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This article by Kathleen McGinn Spring was prepared for the February 5, 2003 edition of U.S. 1 Newspaper. All rights reserved.

Direct Mail’s Magic

What is the very best piece of direct mail you can send?

No, it’s not a four-color postcard offering a free massage, or a


letter promising wealth beyond imagining. It’s the type of missive

your mother started hounding you to send as soon as you could clutch

a pencil.

"The most effective piece of direct mail is a thank-you


says Jeff Dobkin, owner of a Bala Cynwyd, Pennsylvania,


company specializing in direct mail (, and the author

of How to Market a Product for Under $500. While unexpected, his


sounds right-on logical. What client expects an out-of-the-blue


letter, a simple expression of gratitude asking for nothing at all?

The novelty value alone separates this direct mail campaign from the

mountains of envelopes every business receives every day.

Dobkin speaks on "How to Double Your Mailing Response" on

Tuesday, February 11, at 11:30 a.m., when he addresses New Jersey

CAMA at the Doral Forrestal in Princeton. Cost: $45. Call


Dobkin backed into a career in marketing. After graduating from


College he invented a product — a burglar alarm for motorcycles

— and set about marketing it himself, reading every marketing

book he could lay his hands on. After he sold the burglar alarm


he set up an advertising and marketing agency. He had always enjoyed

writing, and taught himself the graphics end of the business.

"I had all kinds of clients," he says. "I did all kinds

of advertising and marketing for 10 years." Then the Mac computer

came out. Suddenly, he recounts, clients began doubting his role:

"Why do I need Dobkin? He only used one or two typefaces. I have

300 on my computer!"

Dobkin recalls the period immediately post-Mac as one of amazingly

ugly ads, but at the time he had little inclination to fight his


childlike joy in creating their own multi-color, multi-typeface,


filled advertisements. He devoted himself to direct marketing, a form

of advertising he had always liked anyway. "With direct mail,"

he says, "you get attribution." If the campaign works, the

results are apparent right away, and are easy to quantify — 10

responses per 100 mailings; four sales appointments; and two sales,

for example.

As much as Dobkin likes direct mail, he stresses that there are some

ways to use it that are better than others, and some strategies that

keep the mailings out of the circular file:

Mail during the winter. "If it’s an 85 degree day

in May, are you going to be reading mail?" asks Dobkin. And if

May — with its fragrant blossoms and novel, warm sun — is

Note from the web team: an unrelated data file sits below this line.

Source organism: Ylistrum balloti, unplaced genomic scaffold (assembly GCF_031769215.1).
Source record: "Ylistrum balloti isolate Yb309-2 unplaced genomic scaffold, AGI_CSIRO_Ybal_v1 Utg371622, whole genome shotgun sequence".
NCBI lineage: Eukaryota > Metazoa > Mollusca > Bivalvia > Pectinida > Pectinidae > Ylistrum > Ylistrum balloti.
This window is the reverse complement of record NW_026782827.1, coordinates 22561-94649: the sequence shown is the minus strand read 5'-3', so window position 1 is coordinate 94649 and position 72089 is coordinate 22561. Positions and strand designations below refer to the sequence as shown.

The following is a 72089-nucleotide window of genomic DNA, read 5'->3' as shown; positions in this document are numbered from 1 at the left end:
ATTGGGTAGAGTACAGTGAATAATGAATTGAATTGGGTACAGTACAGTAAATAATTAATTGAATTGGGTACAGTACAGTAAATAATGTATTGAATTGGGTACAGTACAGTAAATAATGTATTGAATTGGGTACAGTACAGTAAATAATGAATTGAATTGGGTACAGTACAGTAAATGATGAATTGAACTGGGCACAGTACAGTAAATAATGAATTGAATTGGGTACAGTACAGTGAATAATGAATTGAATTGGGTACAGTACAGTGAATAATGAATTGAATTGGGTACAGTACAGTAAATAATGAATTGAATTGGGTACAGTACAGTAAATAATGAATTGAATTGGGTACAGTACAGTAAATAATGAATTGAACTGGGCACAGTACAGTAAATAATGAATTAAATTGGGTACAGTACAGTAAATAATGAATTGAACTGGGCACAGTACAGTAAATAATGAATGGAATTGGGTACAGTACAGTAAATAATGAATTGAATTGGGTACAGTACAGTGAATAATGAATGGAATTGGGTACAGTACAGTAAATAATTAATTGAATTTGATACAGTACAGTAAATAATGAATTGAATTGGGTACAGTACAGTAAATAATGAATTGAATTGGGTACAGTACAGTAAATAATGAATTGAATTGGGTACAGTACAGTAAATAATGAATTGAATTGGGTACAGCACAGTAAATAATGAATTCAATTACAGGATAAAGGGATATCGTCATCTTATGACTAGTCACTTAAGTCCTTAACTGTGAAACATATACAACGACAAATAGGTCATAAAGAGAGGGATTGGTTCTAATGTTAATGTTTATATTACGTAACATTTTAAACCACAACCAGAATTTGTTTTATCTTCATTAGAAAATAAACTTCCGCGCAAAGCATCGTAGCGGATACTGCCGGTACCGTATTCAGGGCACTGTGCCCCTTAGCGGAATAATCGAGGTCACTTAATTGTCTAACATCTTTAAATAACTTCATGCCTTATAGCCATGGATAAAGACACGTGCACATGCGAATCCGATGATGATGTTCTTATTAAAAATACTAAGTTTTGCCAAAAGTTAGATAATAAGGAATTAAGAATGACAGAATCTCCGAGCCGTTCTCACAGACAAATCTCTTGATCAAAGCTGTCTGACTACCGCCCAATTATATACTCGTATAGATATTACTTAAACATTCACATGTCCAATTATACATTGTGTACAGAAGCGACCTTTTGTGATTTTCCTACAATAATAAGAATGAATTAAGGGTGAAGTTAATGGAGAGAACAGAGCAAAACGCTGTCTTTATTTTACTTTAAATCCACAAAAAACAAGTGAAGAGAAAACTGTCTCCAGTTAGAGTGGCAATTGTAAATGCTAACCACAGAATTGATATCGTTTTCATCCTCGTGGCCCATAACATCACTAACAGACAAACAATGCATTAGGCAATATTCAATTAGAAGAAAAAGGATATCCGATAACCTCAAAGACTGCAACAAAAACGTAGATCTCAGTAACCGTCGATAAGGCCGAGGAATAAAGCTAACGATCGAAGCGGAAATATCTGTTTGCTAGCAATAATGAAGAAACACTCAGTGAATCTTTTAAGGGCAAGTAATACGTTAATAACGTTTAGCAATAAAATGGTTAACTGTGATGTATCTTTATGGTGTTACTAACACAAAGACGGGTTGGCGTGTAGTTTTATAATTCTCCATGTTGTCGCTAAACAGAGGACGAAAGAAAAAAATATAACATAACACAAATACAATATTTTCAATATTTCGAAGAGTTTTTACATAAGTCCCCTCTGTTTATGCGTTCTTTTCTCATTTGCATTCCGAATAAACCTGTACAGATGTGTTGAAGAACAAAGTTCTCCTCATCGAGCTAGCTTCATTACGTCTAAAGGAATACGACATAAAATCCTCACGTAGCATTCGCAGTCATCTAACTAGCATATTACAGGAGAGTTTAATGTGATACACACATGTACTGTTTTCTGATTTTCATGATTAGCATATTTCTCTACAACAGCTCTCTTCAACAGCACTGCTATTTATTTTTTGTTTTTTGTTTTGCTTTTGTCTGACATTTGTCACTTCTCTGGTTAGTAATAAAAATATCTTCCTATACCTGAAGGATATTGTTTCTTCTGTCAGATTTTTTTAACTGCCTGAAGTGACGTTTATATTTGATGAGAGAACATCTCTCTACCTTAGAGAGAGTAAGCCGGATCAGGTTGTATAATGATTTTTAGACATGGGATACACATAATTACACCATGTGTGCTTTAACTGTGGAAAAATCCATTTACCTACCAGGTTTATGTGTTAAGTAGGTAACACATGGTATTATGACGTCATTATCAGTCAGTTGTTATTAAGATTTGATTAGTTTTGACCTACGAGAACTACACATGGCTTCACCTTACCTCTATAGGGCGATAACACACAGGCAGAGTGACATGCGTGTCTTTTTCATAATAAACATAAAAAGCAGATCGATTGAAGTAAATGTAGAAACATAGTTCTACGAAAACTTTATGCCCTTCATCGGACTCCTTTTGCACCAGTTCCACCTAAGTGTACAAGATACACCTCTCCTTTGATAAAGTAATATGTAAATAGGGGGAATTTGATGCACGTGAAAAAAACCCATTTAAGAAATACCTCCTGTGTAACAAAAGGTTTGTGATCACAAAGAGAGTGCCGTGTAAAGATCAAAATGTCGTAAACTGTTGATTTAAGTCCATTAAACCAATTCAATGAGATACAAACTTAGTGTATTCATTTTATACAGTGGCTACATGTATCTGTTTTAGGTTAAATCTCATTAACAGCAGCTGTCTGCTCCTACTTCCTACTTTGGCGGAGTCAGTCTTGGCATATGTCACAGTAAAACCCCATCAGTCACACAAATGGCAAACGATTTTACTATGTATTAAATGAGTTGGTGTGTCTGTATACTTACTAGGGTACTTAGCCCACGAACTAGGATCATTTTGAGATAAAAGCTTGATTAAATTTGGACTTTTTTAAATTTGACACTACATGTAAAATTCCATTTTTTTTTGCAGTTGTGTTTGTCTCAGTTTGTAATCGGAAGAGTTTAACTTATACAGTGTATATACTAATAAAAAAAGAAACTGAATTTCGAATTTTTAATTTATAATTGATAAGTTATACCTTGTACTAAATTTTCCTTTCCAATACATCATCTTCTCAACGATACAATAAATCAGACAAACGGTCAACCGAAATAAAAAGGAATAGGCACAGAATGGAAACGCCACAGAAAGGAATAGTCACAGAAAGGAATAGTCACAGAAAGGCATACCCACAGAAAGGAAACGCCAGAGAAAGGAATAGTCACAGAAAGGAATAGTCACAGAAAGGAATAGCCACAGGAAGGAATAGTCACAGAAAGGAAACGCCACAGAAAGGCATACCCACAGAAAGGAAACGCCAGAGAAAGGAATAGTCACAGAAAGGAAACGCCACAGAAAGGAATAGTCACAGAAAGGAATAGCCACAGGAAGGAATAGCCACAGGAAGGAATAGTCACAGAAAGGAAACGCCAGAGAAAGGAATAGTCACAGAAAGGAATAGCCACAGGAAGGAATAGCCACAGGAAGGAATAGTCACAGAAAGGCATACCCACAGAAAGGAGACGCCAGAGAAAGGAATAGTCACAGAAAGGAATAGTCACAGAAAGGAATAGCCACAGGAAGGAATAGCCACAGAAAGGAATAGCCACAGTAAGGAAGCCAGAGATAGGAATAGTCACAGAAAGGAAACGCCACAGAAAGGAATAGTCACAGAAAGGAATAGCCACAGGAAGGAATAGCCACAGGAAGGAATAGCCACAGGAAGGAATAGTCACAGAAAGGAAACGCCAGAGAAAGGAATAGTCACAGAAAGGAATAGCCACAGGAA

a poor month to be sending out solicitations by mail, June, July,

and August are worse. In those months vacations join glorious weather

as reasons to neglect all non-essential mail. December, with its rush

of parties and shopping, isn’t great either.

The best time to send out a mailing is the season when the weather

is so bleak that nearly any letter looks like an entertainment


In short, now. Or better yet, February. Or even March, with its nasty


Aim for Tuesdays. You don’t want your direct mail to hit

on a Monday. Mail travels on weekends, there are no deliveries on

Sunday, and volume is highest on Monday. Dobkin uses a post office

box, and has observed this pattern over a number of years. He has

also observed that the fewest number of letters arrive on a Tuesday.

Add to light volume the fact that Tuesday is not normally crammed

with interesting social events, and it is easy to see why he suggests

aiming for a Tuesday delivery for direct mail.

Wednesday is the second-best day for direct mail delivery, and


is good too," says Dobkin.

Mail to people you know. The most effective direct mail

is sent to clients with whom your company has a relationship. It is

possible to purchase mailing lists, but it is better to compile your

own, including clients, individuals met at trade fairs, and anyone

who has expressed an interest in your product — or one like it.

Send six to seven letters. Just one letter might be all

right if it is sent to a highly-targeted audience. But often, one

mailing is not enough to grab your prospects’ attention. One hundred

letters, on the other hand, would be overkill and a waste of


If a prospect shows no interest after six or seven letters, chances

are that he never will. Forget him and move on.

Make the letters build on one another. Don’t just send

the same offer again and again. Create six or seven different letters,

each building on the one before it. The first might be an


the second a description of a product, the third an invitation to

an event, and so on. Each letter should refer to the one that preceded


While sending a letter to qualified prospects works well in

business-to-business situations, especially where the universe of

potential clients is small, this approach will not work for a consumer

business trying to get the word out to a large audience.

If you are opening a French restaurant, for instance, the most


form of direct mail could be a press release. Instead of trying to

reach every prospective customer directly, create a compelling news

release and hope that your local news outlets do the job for you.

And although it’s not required — and certainly not expected —

consider dropping your radio station a thank you note if it runs an

announcement of your opening.

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